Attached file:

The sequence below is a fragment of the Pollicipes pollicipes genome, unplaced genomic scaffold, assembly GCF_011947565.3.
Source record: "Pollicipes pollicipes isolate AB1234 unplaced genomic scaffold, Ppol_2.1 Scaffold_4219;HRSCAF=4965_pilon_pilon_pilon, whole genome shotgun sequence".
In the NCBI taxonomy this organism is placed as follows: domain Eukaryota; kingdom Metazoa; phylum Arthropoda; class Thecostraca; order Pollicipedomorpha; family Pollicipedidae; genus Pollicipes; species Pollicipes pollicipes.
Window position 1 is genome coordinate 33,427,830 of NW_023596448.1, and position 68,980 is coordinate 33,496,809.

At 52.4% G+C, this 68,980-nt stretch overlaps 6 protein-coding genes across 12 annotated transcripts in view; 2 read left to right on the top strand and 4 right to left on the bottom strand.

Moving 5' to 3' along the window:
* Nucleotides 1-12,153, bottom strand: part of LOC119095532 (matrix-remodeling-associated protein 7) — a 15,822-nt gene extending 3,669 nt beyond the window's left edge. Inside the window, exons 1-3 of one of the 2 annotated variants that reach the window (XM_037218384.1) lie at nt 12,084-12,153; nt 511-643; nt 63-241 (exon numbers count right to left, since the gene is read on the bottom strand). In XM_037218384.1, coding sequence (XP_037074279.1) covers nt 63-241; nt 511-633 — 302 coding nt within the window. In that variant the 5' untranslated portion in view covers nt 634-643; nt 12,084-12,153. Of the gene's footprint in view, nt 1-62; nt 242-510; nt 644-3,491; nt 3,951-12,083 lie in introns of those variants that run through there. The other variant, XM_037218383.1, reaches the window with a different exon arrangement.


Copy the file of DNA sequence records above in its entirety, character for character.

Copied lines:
The sequence below is a fragment of the Pollicipes pollicipes genome, unplaced genomic scaffold, assembly GCF_011947565.3.
Source record: "Pollicipes pollicipes isolate AB1234 unplaced genomic scaffold, Ppol_2.1 Scaffold_4219;HRSCAF=4965_pilon_pilon_pilon, whole genome shotgun sequence".
In the NCBI taxonomy this organism is placed as follows: domain Eukaryota; kingdom Metazoa; phylum Arthropoda; class Thecostraca; order Pollicipedomorpha; family Pollicipedidae; genus Pollicipes; species Pollicipes pollicipes.
Window position 1 is genome coordinate 33,427,830 of NW_023596448.1, and position 68,980 is coordinate 33,496,809.

At 52.4% G+C, this 68,980-nt stretch overlaps 6 protein-coding genes across 12 annotated transcripts in view; 2 read left to right on the top strand and 4 right to left on the bottom strand.

Moving 5' to 3' along the window:
* Nucleotides 1-12,153, bottom strand: part of LOC119095532 (matrix-remodeling-associated protein 7) — a 15,822-nt gene extending 3,669 nt beyond the window's left edge. Inside the window, exons 1-3 of one of the 2 annotated variants that reach the window (XM_037218384.1) lie at nt 12,084-12,153; nt 511-643; nt 63-241 (exon numbers count right to left, since the gene is read on the bottom strand). In XM_037218384.1, coding sequence (XP_037074279.1) covers nt 63-241; nt 511-633 — 302 coding nt within the window. In that variant the 5' untranslated portion in view covers nt 634-643; nt 12,084-12,153. Of the gene's footprint in view, nt 1-62; nt 242-510; nt 644-3,491; nt 3,951-12,083 lie in introns of those variants that run through there. The other variant, XM_037218383.1, reaches the window with a different exon arrangement.